One of the teachers that I most admire is a woman named Mary who works with some of the highest needs students in one of the poorest counties in her state. She is at once passionate and intelligent, understanding the complexities of issues that other teachers rarely work to tackle. More importantly, Mary is an outspoken advocate on what it takes to help restructure schools in high needs communities.
Mary recently read my entry on staffing high needs schools and left the following comment that I wanted to highlight:
As I read Bill’s eloquently written, researched based article, I can appreciate the depth of his views on the subject. Every child deserves our best but we know that it will not happen as long as the playing fields are not leveled.
The question that most grabbed me was when he asked, “Did I get a good education because of the neighborhood my parents elected as our place of residence?” Here in lies the truth and the painful reality of class, caste, systemic inequities. If we were to ask all children, “Who wants to be born in poverty?” we would get no takers. “Who wants to be taught by teachers that are not certifed, accomplished, and lacking in vision and preception?” we would get no takers.
So, how will we get equitable funding, resources, highly qualified teachers and administrators? Will it take a private institution’s plan to raise the performance level of public schools’ performance? The guilt Bill feels comes more from being part of a system that has biased practices, but he can’t control how government spending is channeled. I wonder what it would take for Bill to leave his school system and school to teach the children who had no choice in the matter of parents, economic status, neighborhood, principal, or teacher.
While every challenge issue he raises is true and every proposed solution is what school systems like mine in Halifax County needs, I feel that it’s impossible to fully understand what is needed in high needs schools unless you are willing to teach in those schools and live within a proximinity of those communities for more than one year.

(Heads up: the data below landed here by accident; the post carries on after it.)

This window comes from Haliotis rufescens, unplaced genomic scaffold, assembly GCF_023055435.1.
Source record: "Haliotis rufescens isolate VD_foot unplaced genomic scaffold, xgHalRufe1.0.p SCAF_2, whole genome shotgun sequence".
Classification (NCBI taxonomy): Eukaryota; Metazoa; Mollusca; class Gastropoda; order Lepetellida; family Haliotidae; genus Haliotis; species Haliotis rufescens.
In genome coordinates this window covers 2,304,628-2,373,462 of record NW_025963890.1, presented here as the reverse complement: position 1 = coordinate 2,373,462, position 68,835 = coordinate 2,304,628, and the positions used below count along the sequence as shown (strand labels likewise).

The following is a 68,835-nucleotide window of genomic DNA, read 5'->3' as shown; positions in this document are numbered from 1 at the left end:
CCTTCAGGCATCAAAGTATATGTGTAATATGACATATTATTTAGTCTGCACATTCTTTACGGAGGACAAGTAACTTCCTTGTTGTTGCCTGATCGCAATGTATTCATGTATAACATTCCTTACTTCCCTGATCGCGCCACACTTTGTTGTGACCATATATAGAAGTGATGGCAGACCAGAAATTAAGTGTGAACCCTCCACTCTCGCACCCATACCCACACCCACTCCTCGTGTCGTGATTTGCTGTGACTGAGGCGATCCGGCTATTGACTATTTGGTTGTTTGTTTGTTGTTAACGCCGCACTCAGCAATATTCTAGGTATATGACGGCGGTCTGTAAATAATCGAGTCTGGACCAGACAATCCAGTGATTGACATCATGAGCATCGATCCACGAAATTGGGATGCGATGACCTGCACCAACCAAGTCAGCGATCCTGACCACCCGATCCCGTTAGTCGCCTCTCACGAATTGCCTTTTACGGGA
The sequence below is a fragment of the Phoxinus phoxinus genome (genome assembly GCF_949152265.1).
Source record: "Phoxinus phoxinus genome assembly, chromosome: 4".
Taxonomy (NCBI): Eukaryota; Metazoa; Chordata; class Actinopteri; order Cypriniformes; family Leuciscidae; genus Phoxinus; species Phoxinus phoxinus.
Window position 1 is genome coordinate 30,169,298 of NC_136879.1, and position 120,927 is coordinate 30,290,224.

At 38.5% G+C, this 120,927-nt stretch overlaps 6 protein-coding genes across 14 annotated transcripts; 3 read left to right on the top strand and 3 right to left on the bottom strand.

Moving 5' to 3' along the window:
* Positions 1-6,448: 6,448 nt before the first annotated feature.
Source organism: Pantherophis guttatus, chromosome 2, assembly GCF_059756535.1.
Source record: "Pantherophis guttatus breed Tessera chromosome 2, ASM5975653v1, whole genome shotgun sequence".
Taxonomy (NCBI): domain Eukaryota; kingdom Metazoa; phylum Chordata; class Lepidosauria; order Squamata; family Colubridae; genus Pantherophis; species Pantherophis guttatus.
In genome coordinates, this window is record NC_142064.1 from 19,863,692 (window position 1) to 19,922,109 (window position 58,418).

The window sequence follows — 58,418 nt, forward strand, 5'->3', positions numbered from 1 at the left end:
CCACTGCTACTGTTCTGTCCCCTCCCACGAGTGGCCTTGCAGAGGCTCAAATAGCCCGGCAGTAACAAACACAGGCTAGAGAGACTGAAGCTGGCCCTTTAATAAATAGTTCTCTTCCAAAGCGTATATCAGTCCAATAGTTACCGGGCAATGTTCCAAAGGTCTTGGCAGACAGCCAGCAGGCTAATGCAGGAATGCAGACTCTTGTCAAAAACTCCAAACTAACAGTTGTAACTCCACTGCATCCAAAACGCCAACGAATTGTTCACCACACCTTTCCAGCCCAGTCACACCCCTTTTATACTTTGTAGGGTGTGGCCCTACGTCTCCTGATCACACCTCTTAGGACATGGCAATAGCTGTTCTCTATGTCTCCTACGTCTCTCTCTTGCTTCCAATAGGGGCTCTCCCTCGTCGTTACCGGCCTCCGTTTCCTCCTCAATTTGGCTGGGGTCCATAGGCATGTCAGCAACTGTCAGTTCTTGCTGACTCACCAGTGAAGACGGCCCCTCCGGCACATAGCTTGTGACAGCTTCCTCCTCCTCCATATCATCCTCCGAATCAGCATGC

While I agree in principle on many things Bill writes, the one thing that is crucial to success in high needs schools is the freedom to allow flexibility, creativity, and top notch leadership to flourish. I can almost guarantee that those essential principals are absent in low performing, high needs schools. The way to combat poverty is with resources. What most high needs schools are deprived of is economic, human, capital, and academic resources.
The true question remains,”Does my state consider the education of the children in my school significant enough to society to strategically address and provide empowering vehicles to bring about major changes in the current way high needs schools operate? Is our state willing to revamp the entire school’s program and provide the same economic and substantial opportunities for learning that Bill’s County and school district offers? If not, isn’t this notion of addressing the real issues of high needs schools just another debate?